Linebacker was a major source of trouble for the Cowboys in 2020, as Jaylon Smith continued his regression from the previous season while Leighton Vander Esch and Sean Lee both dealt with injuries yet again. It doesn’t seem likely the Cowboys will opt to cut Smith, although he’s still far from safe, and Vander Esch is entering the final year of his rookie deal (unless Dallas picks up his fifth-year option), increasing the likelihood Dallas could target a linebacker in the draft.
Enter LSU’s Jabril Cox, currently slated as a mid-round prospect with potential to rise up boards.
Name: Jabril Cox
Weight: 231 lbs
2020 Stats: 10 games, 58 tackles, 6.5 tackles for loss, 1 sack, 3 interceptions, 5 passes defensed, 1 fumble recovery
The 2020 season was his first and only with the Tigers, as Cox transferred from FCS powerhouse North Dakota State after a three-year career there. Starting every game as a freshman, Cox recorded 75 tackles, 13 tackles for loss, 4.5 sacks, an interception to go along with his four pass breakups, and he also forced a fumble while recovering three.
Going into his sophomore season, Cox had 91 tackles, 9.5 tackles for loss, four sacks, four picks, and seven pass breakups. He had a similar junior year, with 92 tackles, 9.5 tackles for loss, 5.5 sacks, one pick, and seven passes defensed. Cox’s dominant play for the best team in the FCS is why the reigning national champions of the FBS wanted him, and while LSU didn’t come close to a repeat of their magical 2019 season, Cox showed he more than belonged.
Tackling: Cox is a very consistent and reliable tackler. He does a good job of getting in position to take good angles, frequently wrapping up and bringing guys down. Cox has a very long tackle radius for a linebacker, which allows him to make up ground he hasn’t already covered with his feet. Occasionally this gets him into trouble, as Cox can rely too much on arm tackles, but it’s not a major hole in his game.
Coverage Skills: This is what really sets Cox apart for me, and he generated a lot of hype at the Senior Bowl due to his pass coverage reps. His long arms play a big role here, as he’s able to flood passing lanes easier. More than that, though, Cox has a great understanding of where to be and how to leverage himself on the field. He’s better in zone than in man, but Cox has the athleticism and wherewithal to hold up against tight ends and bigger slot receivers in man coverage. He could very well be the best coverage linebacker on the roster if Dallas were to draft him.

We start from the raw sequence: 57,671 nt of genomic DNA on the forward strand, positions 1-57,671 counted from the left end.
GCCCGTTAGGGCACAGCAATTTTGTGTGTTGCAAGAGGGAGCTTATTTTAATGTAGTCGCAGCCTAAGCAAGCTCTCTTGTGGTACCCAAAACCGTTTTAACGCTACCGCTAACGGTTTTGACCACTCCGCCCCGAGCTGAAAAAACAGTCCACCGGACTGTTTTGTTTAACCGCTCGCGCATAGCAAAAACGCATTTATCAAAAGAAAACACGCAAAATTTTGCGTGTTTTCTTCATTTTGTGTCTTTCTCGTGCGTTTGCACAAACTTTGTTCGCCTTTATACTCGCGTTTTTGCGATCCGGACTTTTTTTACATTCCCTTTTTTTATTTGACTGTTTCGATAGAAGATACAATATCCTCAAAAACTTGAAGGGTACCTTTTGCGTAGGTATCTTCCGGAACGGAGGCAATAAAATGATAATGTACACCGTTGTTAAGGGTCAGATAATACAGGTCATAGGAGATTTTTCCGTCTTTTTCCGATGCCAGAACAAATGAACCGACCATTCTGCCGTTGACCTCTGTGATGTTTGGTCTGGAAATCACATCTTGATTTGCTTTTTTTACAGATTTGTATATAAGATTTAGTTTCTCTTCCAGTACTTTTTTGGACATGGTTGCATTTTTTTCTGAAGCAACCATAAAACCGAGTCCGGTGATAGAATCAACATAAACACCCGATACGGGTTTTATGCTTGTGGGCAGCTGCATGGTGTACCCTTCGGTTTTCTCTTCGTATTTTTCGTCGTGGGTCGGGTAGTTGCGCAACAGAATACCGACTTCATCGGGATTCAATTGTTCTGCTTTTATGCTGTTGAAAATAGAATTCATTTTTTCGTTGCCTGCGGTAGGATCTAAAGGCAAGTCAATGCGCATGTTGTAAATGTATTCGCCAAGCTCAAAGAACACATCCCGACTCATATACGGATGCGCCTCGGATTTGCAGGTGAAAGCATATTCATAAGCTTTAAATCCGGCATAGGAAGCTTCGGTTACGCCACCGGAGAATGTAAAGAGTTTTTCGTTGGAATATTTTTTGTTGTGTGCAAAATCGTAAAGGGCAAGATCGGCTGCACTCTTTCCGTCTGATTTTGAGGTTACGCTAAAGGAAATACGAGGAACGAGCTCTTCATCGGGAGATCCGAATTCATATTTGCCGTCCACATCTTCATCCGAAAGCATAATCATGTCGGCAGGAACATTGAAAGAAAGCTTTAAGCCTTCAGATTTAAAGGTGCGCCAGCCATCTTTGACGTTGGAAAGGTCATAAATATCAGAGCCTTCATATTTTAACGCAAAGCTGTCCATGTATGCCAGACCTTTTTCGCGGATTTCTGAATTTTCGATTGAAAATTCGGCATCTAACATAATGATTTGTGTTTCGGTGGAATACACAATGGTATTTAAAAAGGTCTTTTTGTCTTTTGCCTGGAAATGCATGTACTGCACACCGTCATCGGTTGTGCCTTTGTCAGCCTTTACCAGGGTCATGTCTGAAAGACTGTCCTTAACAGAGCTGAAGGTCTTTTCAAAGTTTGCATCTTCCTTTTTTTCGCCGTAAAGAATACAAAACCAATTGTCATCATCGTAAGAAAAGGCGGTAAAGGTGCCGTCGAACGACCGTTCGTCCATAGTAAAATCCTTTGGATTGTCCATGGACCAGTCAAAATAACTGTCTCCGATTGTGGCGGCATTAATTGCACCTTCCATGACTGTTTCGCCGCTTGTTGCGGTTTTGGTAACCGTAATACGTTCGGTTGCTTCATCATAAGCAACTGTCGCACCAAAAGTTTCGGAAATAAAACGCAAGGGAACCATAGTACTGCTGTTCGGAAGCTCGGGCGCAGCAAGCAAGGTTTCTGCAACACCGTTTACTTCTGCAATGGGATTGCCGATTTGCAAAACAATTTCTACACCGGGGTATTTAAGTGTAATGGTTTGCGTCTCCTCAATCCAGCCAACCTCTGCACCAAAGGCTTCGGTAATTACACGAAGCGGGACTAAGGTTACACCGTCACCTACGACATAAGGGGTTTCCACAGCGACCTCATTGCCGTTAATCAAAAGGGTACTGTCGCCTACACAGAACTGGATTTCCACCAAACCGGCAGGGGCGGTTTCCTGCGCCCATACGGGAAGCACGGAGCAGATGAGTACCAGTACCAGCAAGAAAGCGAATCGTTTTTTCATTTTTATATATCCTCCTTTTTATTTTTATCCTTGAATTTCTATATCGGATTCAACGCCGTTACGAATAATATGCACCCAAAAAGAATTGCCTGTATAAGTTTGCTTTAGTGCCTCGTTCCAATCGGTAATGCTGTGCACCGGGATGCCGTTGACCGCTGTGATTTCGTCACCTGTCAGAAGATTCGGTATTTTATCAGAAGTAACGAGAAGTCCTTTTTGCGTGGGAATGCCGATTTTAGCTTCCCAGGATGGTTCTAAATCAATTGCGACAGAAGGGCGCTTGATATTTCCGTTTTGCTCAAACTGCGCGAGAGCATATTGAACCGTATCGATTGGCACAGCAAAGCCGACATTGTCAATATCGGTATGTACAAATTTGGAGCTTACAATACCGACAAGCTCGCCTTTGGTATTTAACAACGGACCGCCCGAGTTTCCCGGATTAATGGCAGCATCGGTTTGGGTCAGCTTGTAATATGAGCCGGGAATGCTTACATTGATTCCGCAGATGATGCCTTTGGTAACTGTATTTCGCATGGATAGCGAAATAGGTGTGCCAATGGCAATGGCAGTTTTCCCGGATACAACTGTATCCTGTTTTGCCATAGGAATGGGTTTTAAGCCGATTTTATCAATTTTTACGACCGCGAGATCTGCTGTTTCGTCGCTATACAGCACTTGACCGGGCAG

Run Support: Cox seems like the prototypical fit in Dan Quinn’s defense. He’s lean, long, and flies around the field in run support. It will be interesting to see how Cox tests at his pro day, but his film shows a guy with true sideline-to-sideline quickness. There are times where he’ll make the wrong read in run support, as Cox tries to get going a little too quickly. Improving his patience in that respect will help Cox become an incredible NFL linebacker.
Block Shedding: Cox really needs to improve his ability to shed blocks, as he gets tangled up far too often. His long arms give him a tool to better stack and shed against blockers if he gets good extension, but Cox doesn’t seem to utilize this trait much. It might be a byproduct of thinking he can beat anyone with his speed, but either way he’ll have to improve here. Cox does a good job disengaging against skill players, but when linemen get their hands on him he’s usually taken out of the play. Of course, the flip side is he’s usually so quick that linemen don’t get him, but NFL linemen are different athletes.
Pass Rush Ability: There is some very real potential here as a blitzing linebacker. Cox recorded at least four sacks in each of his three seasons at North Dakota State, demonstrating the ability to use his speed and burst as an extra pass rusher on occasion. His issues with shedding blocks don’t make him a premier pass rusher by any stretch, and that’s likely a big reason why LSU used him much less in this fashion. Nobody is going to be suggesting he move to EDGE anytime soon, but Cox should be given a couple of blitz packages wherever he ends up.
Athleticism: It’s been mentioned but Cox is a supremely fluid athlete. His hips are loose, his feet are precise, and he’s got both burst and good long speed for his position. Quinn loves to get linebackers with this kind of athleticism - it’s the type of linebacker he coveted in Atlanta - and Cox will likely leave the new Cowboys defensive coordinator pounding the table for him based on his athleticism.
Processing: This is tough to evaluate for Cox only because he plays so fast. In run support, he’s coming downhill so quickly that he can often make the wrong read and fill the wrong gap, and he’ll have to get more patient at the next level. But in coverage you can see that Cox is a heady player who understands how the defense is operating and where he needs to be. This is a smart player who just needs a little more discipline alongside his fast style of play.
Toughness: Cox is definitely a speed and finesse guy, as opposed to a big and strong linebacker, so his toughness doesn’t show up in the way people typically think of. But Cox was a force in the FCS and was able to naturally translate his game to the SEC, where he was going up against NFL-ready talent each week. His willingness to sprint into the pile as a run defender is evident, and there’s not really any reps where Cox is afraid of contact. He’s always looking to make an impact.
Intangibles: Cox is a natural-born leader. He was a team captain at North Dakota State and earned the same honor at LSU despite transferring there for one season. At both stops, Cox was the player who relayed the defensive play calls to his teammates, called out audibles, and ensured his players were properly lined up on each play. He’s someone you want in the locker room, period.